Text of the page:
There are a lot of problems with Dead Space: Downfall. As an animated movie bridging the gap between the Dead Space comic series and video game, its plot is mostly a foregone conclusion. With the game being the main ticket, and Downfall coming two weeks later, the middle of the story won’t really be the middle for most people. The comic set up the backstory – the takeover of a colony of humans by savage monsters. The game, as revealed in most previews, has you exploring the remains of the Ishimura, a ship that arrived at the colony shortly after the incident. It doesn’t take a rocket scientist to infer what happened between the comic and game.
That wouldn’t be a problem if Downfall was more solid. The callbacks to the backstory from the comic and game are fun. The setting is the same as the game, complete with recognizable areas like the morgue in chapter 2. In fact, Downfall’s biggest accomplishment is that it never contradicts the other parts of the Dead Space universe. That’s something few crossmedia projects accomplish. For that much it’s to be commended.
Dead Space fanboy fellating aside, the movie stands as the weakest piece of the puzzle. I think there’s a certain expectation of maturity with an animated movie made for adult audiences, but no amount of blood and gore could pull Downfall above Saturday morning cartoon status. The dialogue and actions of the characters play out like a greatest hits collection of sci-fi cliches. There are no shortage of officers grunting about “doing our job,” captains demanding “a sit-rep ASAP,” and doctors who sound like mad scientists. Within minutes we’re treated to a brief montage of the lead suiting up and declaring that it’s “about fucking time.” No one ever runs out of bullets until it’s time for them to die.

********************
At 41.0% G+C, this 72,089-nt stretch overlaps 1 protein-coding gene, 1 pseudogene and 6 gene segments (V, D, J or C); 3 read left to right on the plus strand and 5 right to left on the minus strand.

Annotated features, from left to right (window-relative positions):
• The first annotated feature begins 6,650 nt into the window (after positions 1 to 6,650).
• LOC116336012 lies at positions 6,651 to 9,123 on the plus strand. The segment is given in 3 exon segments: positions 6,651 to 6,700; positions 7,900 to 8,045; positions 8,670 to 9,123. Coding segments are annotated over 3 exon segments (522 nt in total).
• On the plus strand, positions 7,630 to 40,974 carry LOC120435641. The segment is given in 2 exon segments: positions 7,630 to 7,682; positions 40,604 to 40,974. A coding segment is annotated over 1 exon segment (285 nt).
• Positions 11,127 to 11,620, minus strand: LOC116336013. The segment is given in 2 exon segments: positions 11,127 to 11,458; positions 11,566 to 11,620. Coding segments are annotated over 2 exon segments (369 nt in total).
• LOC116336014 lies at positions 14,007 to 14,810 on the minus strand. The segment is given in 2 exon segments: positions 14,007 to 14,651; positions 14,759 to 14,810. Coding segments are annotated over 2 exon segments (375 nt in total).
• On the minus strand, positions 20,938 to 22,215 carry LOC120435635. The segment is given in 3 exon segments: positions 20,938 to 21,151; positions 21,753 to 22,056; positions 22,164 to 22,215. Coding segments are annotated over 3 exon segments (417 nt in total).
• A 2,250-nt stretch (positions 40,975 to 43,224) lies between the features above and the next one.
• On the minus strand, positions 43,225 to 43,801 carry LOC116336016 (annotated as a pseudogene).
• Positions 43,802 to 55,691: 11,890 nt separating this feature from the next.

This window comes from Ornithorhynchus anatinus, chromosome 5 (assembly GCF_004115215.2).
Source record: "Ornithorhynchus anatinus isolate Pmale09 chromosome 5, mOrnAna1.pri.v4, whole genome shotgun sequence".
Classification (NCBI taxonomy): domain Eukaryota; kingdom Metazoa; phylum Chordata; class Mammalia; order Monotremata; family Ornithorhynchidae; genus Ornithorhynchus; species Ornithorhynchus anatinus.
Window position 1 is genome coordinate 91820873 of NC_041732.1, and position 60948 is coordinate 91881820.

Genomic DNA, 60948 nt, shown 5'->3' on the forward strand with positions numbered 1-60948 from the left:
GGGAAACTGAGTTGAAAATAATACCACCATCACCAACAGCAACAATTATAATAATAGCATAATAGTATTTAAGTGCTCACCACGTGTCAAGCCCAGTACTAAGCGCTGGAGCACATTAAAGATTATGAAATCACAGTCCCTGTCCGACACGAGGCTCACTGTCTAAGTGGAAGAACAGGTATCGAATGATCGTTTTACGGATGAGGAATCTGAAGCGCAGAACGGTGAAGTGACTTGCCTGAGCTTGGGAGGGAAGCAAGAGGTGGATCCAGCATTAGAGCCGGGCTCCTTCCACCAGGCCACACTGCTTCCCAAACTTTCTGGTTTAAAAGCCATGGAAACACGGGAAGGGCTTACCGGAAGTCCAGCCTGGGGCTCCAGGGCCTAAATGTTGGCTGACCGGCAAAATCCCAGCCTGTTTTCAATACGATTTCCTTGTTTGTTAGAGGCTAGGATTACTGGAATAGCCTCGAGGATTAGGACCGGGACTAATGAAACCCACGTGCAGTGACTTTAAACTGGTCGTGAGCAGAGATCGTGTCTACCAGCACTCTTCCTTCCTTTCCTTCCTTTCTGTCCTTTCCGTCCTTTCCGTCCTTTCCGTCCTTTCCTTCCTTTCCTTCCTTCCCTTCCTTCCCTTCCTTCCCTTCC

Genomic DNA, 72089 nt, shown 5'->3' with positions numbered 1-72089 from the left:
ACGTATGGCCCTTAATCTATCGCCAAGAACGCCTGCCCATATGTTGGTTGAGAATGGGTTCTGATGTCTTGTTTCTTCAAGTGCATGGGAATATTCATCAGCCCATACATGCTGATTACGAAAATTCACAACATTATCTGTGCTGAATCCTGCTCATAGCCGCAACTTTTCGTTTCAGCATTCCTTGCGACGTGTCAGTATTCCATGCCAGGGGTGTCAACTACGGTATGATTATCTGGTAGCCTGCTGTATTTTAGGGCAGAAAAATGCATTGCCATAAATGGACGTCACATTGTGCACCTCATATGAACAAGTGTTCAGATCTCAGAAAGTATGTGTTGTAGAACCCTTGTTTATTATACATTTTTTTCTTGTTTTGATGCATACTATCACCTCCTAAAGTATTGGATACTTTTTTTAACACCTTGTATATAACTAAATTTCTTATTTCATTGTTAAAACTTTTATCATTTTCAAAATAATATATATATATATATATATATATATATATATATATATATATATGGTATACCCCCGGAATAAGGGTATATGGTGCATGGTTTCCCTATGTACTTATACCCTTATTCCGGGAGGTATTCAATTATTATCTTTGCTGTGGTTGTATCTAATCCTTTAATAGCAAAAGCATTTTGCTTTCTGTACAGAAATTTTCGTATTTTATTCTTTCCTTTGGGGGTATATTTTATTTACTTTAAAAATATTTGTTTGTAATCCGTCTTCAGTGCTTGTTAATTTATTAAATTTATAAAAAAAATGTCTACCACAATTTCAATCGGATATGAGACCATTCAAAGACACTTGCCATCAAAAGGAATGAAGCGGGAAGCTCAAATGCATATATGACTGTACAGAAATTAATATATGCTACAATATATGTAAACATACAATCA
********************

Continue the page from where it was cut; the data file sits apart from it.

The production values aren’t great either. The animation is jerky, but that’s to be expected with the budget they were on. The backdrops bounce between corny CG and what appears to be a more traditional approach. But it’s those extra-detailed, and typically extra-gory scenes with lightly animated characters that left me continually reminded of Cartoon Network’s Metalocalypse. It’s hard to take something seriously when it reminds you of a 10-minute Adult Swim segment about a death metal band.
Downfall marks possibly the greatest underachievement in crossmedia since The Flood – a Halo novel that retold the gameplay of the original Halo game over 300 pages. Not only is the movie poorly written and animated, but it doesn’t serve the rest of the story. It manages to avoid contradiction, but it doesn’t add much either. If you absolutely must consume each last ounce of Dead Space media, a rental is in order. For the rest of you, skip this one, and check out the comics instead – Downfall is a downer.